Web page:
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[Others]Django Source Code Analysis: Permission System _ Capture the Ringleader First

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More Posted time:Sep 2, 2016 14:20 PM
First Glance
The built-in permission system of Django has been excellent, and, with the addition of the functions provided by django-guardian, it can basically meet most of the permission demands. Rather than get into django-guardian, let's talk about the built-in permission system of Django: django.contrib.auth package first.



Familiarization
The permission system generally covers global and object permissions. Django only provides a framework of object permissions, which are to be specifically implemented by the third-party library django-gardian. We will only talk about the global permissions.
First, let's see what interfaces are revealed by auth package.
django.contrib.auth.__init__.py
def load_backend(path):
    return import_string(path)()


def _get_backends(return_tuples=False):
    backends = []
    for backend_path in settings.AUTHENTICATION_BACKENDS:
        backend = load_backend(backend_path)
        backends.append((backend, backend_path) if return_tuples else backend)
    if not backends:
        raise ImproperlyConfigured(
            'No authentication backends have been defined. Does '
            'AUTHENTICATION_BACKENDS contain anything?'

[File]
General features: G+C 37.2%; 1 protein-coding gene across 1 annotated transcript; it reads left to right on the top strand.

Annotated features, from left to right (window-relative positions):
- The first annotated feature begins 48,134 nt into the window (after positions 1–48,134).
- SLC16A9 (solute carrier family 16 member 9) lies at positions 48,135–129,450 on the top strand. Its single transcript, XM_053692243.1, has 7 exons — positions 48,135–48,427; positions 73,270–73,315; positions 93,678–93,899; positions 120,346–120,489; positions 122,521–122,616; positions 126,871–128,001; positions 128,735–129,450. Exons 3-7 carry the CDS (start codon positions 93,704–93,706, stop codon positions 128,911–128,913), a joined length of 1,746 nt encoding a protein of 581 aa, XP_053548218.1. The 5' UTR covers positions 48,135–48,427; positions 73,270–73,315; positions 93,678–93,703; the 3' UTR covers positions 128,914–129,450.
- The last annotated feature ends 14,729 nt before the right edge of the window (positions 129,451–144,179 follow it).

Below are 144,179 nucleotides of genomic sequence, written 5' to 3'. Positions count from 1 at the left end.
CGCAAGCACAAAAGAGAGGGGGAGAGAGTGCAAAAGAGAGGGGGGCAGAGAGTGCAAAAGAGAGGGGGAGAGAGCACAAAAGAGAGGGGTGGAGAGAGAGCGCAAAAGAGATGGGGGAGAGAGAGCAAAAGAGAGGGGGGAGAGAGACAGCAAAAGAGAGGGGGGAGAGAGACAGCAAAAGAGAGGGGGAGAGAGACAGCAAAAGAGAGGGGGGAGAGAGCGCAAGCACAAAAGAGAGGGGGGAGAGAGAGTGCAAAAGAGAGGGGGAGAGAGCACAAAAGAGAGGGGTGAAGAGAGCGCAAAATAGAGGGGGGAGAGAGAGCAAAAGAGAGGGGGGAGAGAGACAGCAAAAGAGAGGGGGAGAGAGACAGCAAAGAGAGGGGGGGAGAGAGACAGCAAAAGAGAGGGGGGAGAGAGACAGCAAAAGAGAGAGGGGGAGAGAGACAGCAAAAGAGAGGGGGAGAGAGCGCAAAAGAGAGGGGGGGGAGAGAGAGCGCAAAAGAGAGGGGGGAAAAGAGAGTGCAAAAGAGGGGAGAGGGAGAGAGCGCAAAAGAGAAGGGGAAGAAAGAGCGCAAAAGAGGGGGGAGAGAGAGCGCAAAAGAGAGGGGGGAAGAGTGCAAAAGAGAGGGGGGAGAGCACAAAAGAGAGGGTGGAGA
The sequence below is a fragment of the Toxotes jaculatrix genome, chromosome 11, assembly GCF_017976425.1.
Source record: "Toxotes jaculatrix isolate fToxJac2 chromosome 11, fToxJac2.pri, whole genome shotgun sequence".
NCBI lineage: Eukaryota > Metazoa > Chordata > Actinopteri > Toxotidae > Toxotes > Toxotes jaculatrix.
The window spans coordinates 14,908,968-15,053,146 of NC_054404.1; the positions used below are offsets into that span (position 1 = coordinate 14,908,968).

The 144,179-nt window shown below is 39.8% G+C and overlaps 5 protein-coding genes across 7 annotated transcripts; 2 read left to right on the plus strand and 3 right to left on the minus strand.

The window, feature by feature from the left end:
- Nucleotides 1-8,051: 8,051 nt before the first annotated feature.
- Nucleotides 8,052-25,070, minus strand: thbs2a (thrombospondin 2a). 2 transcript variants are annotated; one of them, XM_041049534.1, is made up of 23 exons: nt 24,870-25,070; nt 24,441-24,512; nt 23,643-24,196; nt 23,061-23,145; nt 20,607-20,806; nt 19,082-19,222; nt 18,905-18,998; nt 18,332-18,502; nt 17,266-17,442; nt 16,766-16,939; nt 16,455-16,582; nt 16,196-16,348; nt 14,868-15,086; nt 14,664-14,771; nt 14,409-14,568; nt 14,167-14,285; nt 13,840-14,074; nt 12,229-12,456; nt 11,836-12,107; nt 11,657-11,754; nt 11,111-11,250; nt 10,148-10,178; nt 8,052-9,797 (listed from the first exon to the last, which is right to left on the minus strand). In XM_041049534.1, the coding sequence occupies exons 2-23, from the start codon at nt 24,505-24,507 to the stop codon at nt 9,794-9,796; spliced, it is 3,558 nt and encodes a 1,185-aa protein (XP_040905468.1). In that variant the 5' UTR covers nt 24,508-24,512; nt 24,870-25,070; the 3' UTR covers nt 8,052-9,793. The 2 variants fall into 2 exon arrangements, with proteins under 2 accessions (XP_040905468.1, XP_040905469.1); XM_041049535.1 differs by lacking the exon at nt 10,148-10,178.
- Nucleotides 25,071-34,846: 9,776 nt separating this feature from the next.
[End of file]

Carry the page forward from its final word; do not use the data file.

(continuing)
)
    return backends

def get_backends():
    return _get_backends(return_tuples=False)


All the first three methods are to load backends. A backend is actually a class, which must implement the two methods: authenticate and get_user. When we authenticate users with these methods,
authenticate(username='username', password='password')
django will invoke these backend classes, and authenticate the user permissions with the methods provided. But how does django know what backend classes to invoke? The answer is in settings.py, which is, by default, as follows:
AUTHENTICATION_BACKENDS = ['django.contrib.auth.backends.ModelBackend']
And how does django invoke these backend classes?
def authenticate(**credentials):
    """
    If the given credentials are valid, return a User object.
    """
    for backend, backend_path in _get_backends(return_tuples=True):
        try:
            inspect.getcallargs(backend.authenticate, **credentials)
        except TypeError:
            # This backend doesn't accept these credentials as arguments. Try the next one.